Western Civilization at the Crossroads – II

Western Civilization at the Crossroads – II

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At first glance, Vichian paradoxical thinking (the both/and) seems to defy the Aristotelian principle of non-contradiction (the either/or). The various rationalists and mysologists of our era often parade as classical thinkers above the fray of the existential vicissitudes of the “unwashed masses” with their common sense, beyond the clouds, on Olympus; they present us with an isolated reason that gives no ground to the poetical and the pure intuitive promptitude of the mind as a mode of reasoning (as even a Plato did with his myths…despite his protestations against poetry). They seem to have no inkling whatsoever that such an operation is dangerous, sterile at best. How so? Because it can conveniently prove anything with its complete impartiality, it can in fact choose any hypothesis to work from and then say “nothing personal,” I am presenting you with reality.

That is why madmen’s arguments are so unassailable on the level of logic; it is their pride and joy. Hitler for one was proud of his talent for presenting logical iron-clad, unassailable arguments. It would appear that the more vigorously logic prosecutes its own internal pursuit, the greater is the danger of its turning away from direct experience and fact. Its arguments may be perfect, but it is a narrow and circular perfection; that of the snake eating its own tail. The rationalists who defend an absolute idealism are using the madman’s detailed reasoning; no contradictions or exceptions intrude into this perfect circle, because direct experience of different levels of reality is not taken as its own test. Logical consistency is more important to rationalists than the immediate reality of fact. They may even deny that if they bang their head hard enough against a tree it will bleed. At that point, to disprove their point, all one can do is in fact bang their head against a tree.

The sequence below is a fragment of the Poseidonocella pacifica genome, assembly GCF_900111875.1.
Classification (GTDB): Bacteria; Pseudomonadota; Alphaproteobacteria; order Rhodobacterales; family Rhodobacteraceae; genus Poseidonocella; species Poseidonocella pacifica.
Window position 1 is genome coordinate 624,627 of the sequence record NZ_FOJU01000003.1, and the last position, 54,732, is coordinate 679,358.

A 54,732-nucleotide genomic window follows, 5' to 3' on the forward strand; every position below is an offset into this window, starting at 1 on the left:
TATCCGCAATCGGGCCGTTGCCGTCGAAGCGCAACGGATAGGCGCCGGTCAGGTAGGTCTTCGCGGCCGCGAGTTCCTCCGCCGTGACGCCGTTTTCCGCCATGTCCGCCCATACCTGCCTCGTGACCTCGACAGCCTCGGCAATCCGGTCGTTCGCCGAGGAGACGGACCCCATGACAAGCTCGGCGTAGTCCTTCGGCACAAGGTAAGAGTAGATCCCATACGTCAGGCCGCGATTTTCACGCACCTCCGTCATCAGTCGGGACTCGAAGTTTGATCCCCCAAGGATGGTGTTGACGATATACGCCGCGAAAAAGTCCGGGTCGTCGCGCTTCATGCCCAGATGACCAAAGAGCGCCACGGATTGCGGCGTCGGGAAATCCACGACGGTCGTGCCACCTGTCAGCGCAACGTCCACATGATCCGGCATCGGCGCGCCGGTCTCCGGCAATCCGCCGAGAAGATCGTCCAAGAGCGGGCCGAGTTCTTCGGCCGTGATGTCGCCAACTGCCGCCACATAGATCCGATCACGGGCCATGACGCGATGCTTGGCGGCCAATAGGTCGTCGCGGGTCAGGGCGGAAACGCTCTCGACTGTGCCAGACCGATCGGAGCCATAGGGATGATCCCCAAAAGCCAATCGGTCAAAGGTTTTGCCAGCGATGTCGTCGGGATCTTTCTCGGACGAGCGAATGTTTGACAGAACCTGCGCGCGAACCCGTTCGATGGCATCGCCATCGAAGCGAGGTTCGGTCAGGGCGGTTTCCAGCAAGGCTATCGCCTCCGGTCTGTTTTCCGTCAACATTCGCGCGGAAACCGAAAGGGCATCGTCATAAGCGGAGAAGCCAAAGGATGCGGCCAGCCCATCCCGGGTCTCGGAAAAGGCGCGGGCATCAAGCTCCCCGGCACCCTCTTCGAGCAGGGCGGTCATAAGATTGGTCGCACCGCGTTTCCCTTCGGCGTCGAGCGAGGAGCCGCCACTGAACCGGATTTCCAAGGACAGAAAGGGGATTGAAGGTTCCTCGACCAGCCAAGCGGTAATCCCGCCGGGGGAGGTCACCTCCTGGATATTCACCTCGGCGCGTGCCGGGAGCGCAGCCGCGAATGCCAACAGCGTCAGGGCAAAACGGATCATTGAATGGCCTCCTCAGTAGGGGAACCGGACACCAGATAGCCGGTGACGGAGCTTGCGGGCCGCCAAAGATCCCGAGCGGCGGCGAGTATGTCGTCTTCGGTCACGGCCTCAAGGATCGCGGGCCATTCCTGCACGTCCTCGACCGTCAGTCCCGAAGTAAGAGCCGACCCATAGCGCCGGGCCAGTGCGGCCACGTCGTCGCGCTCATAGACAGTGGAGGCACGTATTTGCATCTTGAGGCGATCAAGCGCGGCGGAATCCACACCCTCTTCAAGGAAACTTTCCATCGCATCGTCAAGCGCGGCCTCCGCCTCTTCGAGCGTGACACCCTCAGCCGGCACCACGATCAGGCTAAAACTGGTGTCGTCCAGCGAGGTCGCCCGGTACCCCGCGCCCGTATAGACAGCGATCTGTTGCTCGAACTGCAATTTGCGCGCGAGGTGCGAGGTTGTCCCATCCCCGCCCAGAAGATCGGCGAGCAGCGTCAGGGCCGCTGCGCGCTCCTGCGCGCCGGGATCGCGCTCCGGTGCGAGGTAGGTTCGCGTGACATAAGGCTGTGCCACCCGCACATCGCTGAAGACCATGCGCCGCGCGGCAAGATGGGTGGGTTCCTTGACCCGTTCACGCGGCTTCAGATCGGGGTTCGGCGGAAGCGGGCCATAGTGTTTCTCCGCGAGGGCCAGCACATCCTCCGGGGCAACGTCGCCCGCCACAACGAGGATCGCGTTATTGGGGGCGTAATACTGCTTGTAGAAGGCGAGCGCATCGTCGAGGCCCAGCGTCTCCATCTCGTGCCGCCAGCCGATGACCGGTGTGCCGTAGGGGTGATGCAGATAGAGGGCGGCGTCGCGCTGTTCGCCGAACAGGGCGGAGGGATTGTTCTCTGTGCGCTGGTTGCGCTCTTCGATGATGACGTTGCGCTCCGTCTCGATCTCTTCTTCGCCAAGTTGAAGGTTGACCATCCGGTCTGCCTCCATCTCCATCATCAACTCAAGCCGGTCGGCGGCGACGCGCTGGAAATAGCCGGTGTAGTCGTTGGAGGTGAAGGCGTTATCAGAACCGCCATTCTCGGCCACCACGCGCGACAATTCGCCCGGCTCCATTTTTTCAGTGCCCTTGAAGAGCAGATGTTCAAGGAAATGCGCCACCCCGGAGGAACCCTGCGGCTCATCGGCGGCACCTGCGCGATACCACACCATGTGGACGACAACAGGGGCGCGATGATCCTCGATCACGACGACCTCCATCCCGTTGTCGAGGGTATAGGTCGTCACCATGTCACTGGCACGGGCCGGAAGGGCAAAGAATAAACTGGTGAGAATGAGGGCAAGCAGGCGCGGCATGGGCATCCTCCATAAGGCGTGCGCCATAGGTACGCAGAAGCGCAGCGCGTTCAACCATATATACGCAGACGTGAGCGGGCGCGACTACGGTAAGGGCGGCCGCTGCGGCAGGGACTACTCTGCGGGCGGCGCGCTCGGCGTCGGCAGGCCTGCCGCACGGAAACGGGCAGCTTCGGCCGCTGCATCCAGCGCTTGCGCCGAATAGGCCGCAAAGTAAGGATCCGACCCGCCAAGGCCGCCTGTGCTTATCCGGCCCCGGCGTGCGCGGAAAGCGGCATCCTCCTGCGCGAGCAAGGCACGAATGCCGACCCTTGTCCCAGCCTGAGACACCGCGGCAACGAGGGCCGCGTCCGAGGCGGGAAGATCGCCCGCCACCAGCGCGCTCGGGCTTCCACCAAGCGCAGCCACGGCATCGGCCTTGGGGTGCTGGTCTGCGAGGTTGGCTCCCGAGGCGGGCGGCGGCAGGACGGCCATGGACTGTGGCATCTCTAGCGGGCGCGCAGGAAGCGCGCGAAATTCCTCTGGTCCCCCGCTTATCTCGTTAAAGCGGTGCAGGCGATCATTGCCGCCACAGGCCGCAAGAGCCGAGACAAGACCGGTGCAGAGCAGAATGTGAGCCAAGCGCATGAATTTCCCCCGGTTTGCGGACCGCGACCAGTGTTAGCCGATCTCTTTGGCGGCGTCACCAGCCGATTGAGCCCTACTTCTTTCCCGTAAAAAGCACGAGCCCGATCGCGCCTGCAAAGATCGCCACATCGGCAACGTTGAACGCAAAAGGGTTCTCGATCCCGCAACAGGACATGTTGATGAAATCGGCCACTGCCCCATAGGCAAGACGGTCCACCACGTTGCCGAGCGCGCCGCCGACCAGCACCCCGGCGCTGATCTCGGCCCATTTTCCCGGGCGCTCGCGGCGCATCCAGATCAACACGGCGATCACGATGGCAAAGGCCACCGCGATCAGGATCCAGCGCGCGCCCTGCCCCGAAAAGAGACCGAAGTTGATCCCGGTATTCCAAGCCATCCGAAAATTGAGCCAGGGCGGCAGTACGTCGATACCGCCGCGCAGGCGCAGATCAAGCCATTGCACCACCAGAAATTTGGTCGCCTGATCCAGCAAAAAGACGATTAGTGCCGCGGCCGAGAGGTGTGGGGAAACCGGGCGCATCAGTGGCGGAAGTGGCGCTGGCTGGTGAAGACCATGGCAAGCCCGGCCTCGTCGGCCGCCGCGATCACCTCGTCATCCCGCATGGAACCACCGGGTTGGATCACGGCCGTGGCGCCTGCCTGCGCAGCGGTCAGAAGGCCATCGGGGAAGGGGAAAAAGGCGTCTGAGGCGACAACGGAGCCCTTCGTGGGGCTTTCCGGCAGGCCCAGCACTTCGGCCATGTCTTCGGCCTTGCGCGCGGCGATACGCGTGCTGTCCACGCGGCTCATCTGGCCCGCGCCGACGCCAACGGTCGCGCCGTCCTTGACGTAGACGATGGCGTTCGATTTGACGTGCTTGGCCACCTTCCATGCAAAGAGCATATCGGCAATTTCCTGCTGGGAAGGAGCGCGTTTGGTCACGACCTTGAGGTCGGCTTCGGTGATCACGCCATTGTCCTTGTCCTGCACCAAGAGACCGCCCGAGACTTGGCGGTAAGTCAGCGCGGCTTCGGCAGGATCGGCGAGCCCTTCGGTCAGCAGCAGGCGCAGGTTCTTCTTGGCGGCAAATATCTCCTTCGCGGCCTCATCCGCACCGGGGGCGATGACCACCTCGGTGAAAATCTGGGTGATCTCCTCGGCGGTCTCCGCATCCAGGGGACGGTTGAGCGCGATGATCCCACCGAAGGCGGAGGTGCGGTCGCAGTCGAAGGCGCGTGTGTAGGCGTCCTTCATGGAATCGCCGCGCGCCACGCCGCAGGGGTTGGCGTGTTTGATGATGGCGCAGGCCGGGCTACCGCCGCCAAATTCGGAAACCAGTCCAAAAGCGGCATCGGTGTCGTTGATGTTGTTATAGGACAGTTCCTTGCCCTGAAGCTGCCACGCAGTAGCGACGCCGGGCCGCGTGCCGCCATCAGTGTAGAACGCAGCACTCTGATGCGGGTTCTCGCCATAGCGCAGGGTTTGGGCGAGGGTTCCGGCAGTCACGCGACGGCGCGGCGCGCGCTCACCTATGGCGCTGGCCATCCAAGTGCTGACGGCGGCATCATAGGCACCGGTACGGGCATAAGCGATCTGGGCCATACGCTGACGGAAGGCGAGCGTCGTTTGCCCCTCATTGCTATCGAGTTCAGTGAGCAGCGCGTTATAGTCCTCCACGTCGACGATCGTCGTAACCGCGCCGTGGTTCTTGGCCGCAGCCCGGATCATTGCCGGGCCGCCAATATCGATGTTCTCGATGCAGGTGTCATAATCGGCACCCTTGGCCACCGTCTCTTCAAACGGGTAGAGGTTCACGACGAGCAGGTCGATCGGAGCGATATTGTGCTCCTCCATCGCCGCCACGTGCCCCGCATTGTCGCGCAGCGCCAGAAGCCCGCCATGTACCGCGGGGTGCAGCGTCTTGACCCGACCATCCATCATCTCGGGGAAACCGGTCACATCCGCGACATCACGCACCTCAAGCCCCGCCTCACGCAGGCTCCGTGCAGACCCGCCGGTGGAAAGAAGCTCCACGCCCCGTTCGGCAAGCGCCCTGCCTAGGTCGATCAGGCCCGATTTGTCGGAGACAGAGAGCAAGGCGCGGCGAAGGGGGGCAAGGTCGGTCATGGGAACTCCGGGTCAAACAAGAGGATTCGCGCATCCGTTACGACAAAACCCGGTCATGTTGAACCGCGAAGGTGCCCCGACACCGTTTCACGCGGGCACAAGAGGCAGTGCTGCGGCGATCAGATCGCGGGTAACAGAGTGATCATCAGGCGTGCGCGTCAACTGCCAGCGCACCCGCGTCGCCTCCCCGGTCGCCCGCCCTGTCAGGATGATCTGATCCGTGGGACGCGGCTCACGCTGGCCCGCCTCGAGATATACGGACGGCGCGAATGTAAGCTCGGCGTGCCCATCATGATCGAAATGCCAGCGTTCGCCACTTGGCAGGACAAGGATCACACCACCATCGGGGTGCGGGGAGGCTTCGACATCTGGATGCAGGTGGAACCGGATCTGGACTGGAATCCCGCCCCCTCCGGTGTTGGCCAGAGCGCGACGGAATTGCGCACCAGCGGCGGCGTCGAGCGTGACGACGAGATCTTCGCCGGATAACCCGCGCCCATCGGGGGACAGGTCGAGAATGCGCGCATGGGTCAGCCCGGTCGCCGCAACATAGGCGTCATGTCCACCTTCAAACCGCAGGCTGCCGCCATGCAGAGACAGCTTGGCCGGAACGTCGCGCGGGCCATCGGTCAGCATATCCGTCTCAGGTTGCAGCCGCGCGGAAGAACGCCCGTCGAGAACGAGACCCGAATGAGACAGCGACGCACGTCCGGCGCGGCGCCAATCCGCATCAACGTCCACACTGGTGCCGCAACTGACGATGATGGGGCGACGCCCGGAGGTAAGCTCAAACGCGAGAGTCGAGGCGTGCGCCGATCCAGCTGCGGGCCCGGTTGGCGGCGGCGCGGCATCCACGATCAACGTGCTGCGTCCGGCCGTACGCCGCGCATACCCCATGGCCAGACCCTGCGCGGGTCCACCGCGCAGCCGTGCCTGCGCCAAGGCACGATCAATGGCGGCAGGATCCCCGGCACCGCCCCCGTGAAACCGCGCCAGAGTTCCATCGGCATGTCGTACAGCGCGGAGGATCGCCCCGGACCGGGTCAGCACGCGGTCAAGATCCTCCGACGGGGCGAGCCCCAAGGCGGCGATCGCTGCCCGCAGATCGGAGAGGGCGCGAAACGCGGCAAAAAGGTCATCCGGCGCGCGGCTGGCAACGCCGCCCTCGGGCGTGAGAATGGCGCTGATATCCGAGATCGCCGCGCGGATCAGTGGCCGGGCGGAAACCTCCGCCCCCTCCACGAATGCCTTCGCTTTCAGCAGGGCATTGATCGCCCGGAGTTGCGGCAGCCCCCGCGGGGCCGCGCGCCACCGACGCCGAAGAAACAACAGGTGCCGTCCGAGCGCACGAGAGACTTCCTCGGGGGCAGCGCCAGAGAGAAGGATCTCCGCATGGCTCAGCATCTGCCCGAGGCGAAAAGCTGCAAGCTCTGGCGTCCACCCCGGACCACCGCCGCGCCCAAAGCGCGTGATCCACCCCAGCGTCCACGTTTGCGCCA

The above begs the question: why cannot reason meet its own test? Vico teaches us that it is not because the intellect is a useless tool, far from it. In fact he comes to its defense when he insists that pure reason is irrational reason, i.e., the use of an instrument against its proper aim. The mind is constructive, as those medieval thinkers well understood when they called logic an art as well as a science. Syllogisms are pieces of architecture; the mind must take the materials for this manufacturing process from life, through man’s entire perceptive apparatus. When reason takes upon itself the task of entire discovery and construction, it makes discovery impossible. That is the point where mythology is confused for children’s fairy tales superseded by full-fledged reason, in fact, for this rationalistic mind-set, to call a story a myth is equivalent to calling it a lie. They would even expunge myths from Plato’s philosophy.